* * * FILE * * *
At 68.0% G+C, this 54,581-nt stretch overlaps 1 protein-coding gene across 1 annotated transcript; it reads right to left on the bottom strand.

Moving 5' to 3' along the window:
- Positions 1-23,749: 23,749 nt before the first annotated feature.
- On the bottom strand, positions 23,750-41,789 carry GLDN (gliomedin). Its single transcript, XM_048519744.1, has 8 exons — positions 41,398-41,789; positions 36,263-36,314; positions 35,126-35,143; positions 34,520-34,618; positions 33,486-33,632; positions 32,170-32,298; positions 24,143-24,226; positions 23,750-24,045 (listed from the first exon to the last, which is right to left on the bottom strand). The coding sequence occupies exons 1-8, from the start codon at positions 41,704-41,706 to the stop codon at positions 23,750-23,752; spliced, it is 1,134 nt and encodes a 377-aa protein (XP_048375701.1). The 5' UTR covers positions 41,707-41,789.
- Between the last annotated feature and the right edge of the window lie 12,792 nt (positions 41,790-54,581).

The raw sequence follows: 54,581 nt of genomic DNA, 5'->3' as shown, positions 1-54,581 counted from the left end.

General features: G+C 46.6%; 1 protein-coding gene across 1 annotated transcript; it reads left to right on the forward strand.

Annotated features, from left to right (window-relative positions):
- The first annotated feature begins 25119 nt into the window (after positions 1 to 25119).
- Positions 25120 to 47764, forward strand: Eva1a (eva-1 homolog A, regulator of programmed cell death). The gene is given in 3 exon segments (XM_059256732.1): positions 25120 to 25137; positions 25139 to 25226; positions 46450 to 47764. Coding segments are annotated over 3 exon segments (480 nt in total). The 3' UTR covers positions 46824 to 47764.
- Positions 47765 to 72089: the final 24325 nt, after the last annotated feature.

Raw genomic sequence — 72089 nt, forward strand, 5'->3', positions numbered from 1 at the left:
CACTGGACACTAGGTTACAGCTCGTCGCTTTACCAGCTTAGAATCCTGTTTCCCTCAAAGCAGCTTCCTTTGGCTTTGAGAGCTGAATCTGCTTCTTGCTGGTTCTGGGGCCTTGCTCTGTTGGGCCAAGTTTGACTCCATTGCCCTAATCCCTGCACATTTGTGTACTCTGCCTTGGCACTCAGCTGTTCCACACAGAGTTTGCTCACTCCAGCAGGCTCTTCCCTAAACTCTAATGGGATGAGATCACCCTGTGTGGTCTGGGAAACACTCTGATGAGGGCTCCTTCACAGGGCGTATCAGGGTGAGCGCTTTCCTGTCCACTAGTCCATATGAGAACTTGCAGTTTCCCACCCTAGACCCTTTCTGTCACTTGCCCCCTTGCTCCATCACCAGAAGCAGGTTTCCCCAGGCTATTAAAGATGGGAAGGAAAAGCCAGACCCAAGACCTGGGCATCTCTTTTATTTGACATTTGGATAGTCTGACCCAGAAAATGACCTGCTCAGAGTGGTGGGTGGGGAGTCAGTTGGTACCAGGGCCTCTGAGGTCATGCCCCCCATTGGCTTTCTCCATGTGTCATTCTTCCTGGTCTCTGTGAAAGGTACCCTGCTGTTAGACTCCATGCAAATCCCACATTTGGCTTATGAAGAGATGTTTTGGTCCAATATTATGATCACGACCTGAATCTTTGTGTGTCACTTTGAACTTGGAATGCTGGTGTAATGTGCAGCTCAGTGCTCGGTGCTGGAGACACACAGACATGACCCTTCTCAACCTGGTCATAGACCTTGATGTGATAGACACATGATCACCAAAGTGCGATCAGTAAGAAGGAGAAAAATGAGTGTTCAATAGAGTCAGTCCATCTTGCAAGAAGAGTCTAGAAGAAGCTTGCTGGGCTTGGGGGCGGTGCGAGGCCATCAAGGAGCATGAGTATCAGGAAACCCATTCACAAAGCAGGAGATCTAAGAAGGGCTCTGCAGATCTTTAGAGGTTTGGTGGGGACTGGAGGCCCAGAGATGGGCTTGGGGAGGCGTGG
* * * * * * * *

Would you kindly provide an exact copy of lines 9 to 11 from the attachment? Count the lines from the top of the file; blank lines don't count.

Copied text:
- The first annotated feature begins 25119 nt into the window (after positions 1 to 25119).
- Positions 25120 to 47764, forward strand: Eva1a (eva-1 homolog A, regulator of programmed cell death). The gene is given in 3 exon segments (XM_059256732.1): positions 25120 to 25137; positions 25139 to 25226; positions 46450 to 47764. Coding segments are annotated over 3 exon segments (480 nt in total). The 3' UTR covers positions 46824 to 47764.
- Positions 47765 to 72089: the final 24325 nt, after the last annotated feature.